-xoxo Becca


1. I Am Her Revenge by Meredith Moore @ Novel Ink

2. The Inventor's Secret by Andrea Cremer @ Book Snob

3. At the Water's Edge by Sara Gruen @ That's What She Read

4. Into the Beautiful North by Luis Alberto Urrea @ Reading the End

5. Coffee, Tea, and Holy Water by Amanda Hudson @ A Lovely Bookshelf

6. The Book of Strange New Things by Michel Faber @ Book Chatter

7. The Red Notebook by Antoine Laurain @ Jenn's Bookshelves

8. Comics: Jem and the Holograms #1, Truly Outrageous @ Estella's Revenge

illusion of separateness

9. The Game of Love and Death by Martha Brockenbrough @ Lone Star on a Lark

10. The Illusion of Separateness by Simon Van Booy @ Chrisbookarama

11. The Animals by Christian Kiefer @ River City Reading

11. The Sculptor by Scott McCloud @ Truth, Beauty, Freedom, and Books

12. The Hunger by Whitley Strieber @ Wordsmithsonia

13. Night Night, Sleep Tight by Hallie Ephron @ Traveling with T

14. Prodigal Summer by Barbara Kingsolver @ Erin Reads

15. Confess by Colleen Hoover @ The Starry-Eyed Revue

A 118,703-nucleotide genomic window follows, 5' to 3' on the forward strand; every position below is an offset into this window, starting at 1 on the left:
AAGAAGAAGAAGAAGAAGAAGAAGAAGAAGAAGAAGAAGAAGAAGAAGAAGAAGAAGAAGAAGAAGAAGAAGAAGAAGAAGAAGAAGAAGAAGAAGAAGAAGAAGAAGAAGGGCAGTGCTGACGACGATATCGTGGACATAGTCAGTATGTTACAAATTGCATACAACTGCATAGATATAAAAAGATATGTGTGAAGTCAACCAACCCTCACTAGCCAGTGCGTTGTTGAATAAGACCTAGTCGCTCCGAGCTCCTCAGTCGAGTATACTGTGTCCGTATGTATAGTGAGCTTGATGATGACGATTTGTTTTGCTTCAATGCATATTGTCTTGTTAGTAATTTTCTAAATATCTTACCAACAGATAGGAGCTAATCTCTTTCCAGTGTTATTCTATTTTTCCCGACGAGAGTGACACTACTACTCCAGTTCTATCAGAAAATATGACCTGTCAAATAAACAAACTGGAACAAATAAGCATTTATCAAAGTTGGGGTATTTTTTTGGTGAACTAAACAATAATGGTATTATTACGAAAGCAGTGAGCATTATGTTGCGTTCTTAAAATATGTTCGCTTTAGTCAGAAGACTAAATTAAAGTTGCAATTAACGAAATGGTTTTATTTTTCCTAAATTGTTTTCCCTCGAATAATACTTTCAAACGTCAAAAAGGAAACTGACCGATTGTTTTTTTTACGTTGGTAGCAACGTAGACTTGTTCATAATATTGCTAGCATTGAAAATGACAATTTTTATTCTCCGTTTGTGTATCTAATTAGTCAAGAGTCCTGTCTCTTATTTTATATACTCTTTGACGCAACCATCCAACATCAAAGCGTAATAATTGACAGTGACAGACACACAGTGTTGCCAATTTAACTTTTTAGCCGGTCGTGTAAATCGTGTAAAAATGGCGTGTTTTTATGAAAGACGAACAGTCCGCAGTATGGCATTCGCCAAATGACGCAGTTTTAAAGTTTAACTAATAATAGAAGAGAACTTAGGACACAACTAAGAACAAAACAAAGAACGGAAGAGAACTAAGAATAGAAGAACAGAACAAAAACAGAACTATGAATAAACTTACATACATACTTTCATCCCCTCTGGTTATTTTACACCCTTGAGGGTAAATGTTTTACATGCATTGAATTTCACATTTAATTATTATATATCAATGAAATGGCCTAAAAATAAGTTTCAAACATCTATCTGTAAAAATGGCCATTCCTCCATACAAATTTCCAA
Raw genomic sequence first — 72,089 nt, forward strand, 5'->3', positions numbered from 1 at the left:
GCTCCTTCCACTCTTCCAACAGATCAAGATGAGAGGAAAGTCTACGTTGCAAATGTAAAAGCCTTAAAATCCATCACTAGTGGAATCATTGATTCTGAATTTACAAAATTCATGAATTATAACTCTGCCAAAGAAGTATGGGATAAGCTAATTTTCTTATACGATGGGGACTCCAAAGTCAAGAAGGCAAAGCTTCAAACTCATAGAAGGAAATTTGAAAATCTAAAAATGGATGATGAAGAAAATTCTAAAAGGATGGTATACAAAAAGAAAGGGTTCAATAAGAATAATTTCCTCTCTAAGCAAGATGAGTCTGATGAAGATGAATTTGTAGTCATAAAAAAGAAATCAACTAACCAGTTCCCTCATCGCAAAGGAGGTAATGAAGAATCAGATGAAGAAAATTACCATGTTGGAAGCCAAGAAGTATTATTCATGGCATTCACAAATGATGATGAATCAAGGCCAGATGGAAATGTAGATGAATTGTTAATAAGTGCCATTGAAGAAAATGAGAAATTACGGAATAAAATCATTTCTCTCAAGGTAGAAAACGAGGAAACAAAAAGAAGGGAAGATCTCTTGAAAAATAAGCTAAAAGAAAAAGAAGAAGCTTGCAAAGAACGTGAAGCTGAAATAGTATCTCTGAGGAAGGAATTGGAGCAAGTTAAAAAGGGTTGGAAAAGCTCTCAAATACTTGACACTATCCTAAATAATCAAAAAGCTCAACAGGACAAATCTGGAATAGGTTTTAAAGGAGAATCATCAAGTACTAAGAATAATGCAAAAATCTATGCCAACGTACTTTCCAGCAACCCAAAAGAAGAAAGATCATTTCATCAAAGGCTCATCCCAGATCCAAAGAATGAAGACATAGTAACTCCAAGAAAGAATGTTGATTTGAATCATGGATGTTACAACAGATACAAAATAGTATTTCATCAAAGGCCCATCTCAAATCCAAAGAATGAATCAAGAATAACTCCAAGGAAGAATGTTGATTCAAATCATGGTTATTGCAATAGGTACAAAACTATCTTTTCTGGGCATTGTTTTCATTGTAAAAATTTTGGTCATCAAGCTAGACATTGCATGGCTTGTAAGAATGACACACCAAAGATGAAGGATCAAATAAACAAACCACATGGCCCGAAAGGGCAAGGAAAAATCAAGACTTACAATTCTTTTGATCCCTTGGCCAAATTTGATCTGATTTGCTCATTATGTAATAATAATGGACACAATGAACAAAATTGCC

16. Diamond Head by Cecily Wong @ Musings of a Bookish Kitty

17. Beastkeeper by Cat Hellisen @ Adventures of Cecelia Bedelia


1. Katie's new feature, Bookish Journeys, @ Bookish Illuminations, is really interesting and I look forward to more of these posts!

2. Great post on the green-eyed monster, Jealousy in blogging, @ Alexia's Books and Such

3. The Importance of Proper Science in Fiction @ A Girl that Likes to Read

4. Six Ways to Tell You're a Book Hoarder @ Parajunkee

5. Matthew thinks on the future of the dictionary @ A Guy's Moleskine Notebook

6. See if you can guess what the book is about based solely on the cover in The Book Vixen's new feature, What's the Plot?


1. Booking Into Spring Readathon last week in April.

2. Dewey's 24-Hour Readathon is April 25th! Make sure you've signed up because it is all the fun.

3. Reading Wench is having a Readalong for The House of Spirits.


4. Heather and Christie @ Turning Pages are hosting #BooksforaCause for Stand Up to Cancer. It's been going on a while and I have forgotten to post it up!  Go by and check the auctions and bid!